Hurricane Jose - A Potential Threat to Canadian Coasts?

The Tuesday afternoon Hurricane Jose update from the National Hurricane Center

The Tuesday afternoon Hurricane Jose update from the National Hurricane Center

Calling it an "odd forecast track", the National Hurricane Center said that Jose should make a small clockwise loop over the open waters of the Atlantic for the next three days.

At 5 p.m., the center of the storm was about 480 miles north-northeast of Grand Turk Island.

Hurricane Jose has maximum sustained winds at 75 miles per hour and is moving southeast at 7 miles per hour, according to the National Hurricane Center, according to the National Hurricane Center.

Parts of Canada most likely to experience the effects of Hurricane Jose in the coming week include Atlantic Canada, Ontario, and Quebec.

Hurricane Jose continues moving slowly eastward with little change in strength.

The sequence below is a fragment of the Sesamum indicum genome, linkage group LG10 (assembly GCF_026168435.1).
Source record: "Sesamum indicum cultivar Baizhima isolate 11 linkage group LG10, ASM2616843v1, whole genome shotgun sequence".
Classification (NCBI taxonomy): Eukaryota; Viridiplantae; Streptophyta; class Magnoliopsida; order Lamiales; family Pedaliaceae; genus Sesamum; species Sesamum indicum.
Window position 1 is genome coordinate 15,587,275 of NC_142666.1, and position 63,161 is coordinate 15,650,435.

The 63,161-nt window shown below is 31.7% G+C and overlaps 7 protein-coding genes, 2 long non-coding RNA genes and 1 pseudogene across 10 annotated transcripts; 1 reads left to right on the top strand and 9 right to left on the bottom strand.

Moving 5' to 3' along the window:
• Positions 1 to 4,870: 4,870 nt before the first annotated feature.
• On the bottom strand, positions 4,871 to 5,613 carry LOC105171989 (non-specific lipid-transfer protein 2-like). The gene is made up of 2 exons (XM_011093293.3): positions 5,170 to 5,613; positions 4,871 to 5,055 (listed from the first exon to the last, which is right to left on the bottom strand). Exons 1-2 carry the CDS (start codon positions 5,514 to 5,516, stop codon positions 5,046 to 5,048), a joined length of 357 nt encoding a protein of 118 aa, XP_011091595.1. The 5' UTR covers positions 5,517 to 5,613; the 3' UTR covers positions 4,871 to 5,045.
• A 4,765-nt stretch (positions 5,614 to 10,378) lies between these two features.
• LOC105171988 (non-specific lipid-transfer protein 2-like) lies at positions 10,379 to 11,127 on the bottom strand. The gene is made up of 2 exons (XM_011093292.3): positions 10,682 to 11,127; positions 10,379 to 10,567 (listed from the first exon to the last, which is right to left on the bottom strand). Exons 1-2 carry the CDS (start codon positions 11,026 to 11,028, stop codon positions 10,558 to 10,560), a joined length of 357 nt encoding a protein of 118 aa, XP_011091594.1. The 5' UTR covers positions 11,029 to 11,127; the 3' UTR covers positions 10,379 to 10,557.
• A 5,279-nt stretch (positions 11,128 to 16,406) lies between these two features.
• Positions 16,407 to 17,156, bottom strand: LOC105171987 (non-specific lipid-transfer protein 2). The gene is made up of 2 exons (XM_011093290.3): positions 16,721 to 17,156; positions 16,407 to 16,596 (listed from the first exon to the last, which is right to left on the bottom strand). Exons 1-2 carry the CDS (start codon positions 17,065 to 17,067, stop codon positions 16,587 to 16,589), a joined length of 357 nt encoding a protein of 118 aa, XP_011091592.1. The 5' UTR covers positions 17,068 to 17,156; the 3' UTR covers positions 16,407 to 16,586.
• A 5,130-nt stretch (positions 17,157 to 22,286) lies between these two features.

Hurricane Irma left a deadly wake in the Caribbean islands before slamming into the Florida Keys early Sunday, then pushing north through Florida.


The hurricane center's forecast track shows Jose making a slow loop in the Atlantic through the next five days.

There are now no watches or warnings with Jose or Irma.

By Monday, a ridge of high pressure will ride along the east coast. Hurricane Jose now sits on the northern side of the Caribbean Islands and it might just be heading towards the Canadian coasts.

For the European weather model, a recurvature out to sea or a landfall in New England or Canada were the preferred solutions.

The future path of Jose after it makes its stalling loop in the western Atlantic remains uncertain, but we will continue to monitor it for any potential USA impact.

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